COVID effects ongoing one year later

Brendan Heilman, Clubs Reporter

Katelyn Young and Sydney Miller wear masks during newspaper class. Duncan Public Schools passed a mask mandate before the start of the school year in response to the COVID-19 pandemic. (Presley Sanders)

The effects of the year 2020 are still begin felt, and the world my never go completely back to normal.

The COVID-19 pandemic’s impact has lasted for more than a year now, as masks, social distancing and hand sanitizers have become standard practice. Now, many people across the world are getting the COVID vaccine to help put an end to the spread of the virus.

According to CNN, as of Wednesday, 31.3 million Americans have gotten the COVID-19 virus, and about 563,000 people in the United States have died from the virus.

At Duncan Middle School, students and teachers were affected by COVID.

At the start of the school year, whenever a positive case appeared for a student or faculty member, the Stephens County Department of Health had to do contact tracing. Whoever the positive person came in contact with was at risk for exposure and had to be quarantined.

The Duncan Board of Education passed measures to improve student and teacher safety, including a mask mandate. At the state level, neither the State of Oklahoma nor the Oklahoma State Board of Education approved a mask mandate, leaving it as a local decision. The City of Duncan did not pass a mask mandate, unlike other larger cities, including Lawton, which is 40 miles east of Duncan.

Jill Bates, seventh-grade social studies teacher, said there were plenty of people who didn’t take precautions to keep themselves and others safe during the pandemic.

“People are being very unsafe during the pandemic, and no amount of detention has been able to fix them,” Bates said.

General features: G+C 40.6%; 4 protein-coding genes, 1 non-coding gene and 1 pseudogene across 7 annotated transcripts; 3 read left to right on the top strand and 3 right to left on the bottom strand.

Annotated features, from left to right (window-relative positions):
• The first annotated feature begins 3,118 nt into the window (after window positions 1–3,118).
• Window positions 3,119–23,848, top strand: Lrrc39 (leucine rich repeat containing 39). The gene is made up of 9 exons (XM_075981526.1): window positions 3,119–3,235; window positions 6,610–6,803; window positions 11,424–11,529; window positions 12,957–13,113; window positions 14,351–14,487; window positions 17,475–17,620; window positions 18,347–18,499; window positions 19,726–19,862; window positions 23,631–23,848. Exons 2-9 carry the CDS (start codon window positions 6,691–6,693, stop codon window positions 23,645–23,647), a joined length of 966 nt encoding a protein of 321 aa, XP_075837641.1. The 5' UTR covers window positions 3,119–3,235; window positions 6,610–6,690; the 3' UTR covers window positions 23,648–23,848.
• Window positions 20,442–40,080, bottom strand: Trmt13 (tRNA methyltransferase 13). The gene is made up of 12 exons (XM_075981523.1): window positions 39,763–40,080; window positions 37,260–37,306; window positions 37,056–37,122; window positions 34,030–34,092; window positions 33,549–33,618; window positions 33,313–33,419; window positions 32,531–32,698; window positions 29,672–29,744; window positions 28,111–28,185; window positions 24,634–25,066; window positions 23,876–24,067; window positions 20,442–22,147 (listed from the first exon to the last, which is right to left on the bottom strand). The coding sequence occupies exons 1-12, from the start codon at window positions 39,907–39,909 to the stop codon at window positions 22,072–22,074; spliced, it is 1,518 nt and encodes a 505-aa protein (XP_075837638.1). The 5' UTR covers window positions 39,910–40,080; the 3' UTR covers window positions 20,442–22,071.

In all, a small number of students were positive in Duncan Public Schools, but hundreds of students were quarantined. When they quarantined, they had to stay away from people and away from school for two weeks before being allowed to return with the all-clear from the Stephens County Health Department.

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Duncan Middle School also saw a lot of students start the school year through virtual learning. Although numerous students are still virtual, many have returned to in-person learning.

The pandemic hit Duncan Middle School hard in March 2020. Students left for Spring Break and they never returned. School moved to distance learning for the last quarter of the school year.

But with precautions in place, this school year started and has remained in-person.

Still there are some struggles with those precautions. Temperatures are taken and masks are checked before students ever enter the building. But many students neglect or forget to bring masks, and some masks have broken or torn.

Plus, some people find it a daily struggle to keep masks above their noses.

Because of contact tracing, seating charts were required of all teachers this year. Teachers were required to submit new seating charts every time students were moved or new students were added to a class. With many students returning from virtual, this became a frequent chore for teachers.

Band is also a struggle for all grades. The quarantines have affected concerts and competitions, and in school quarantine has been hard for band kids who play wind instruments.

But things have continued to move forward with safety remaining an important goal at Duncan Middle School.

Water fountains were updated to fill water bottles instead students drinking directly from the fountains. Masks are required of anyone who enters the building. Hand sanitizer is present in every classroom.

The students have a job to do during this pandemic: to stay safe.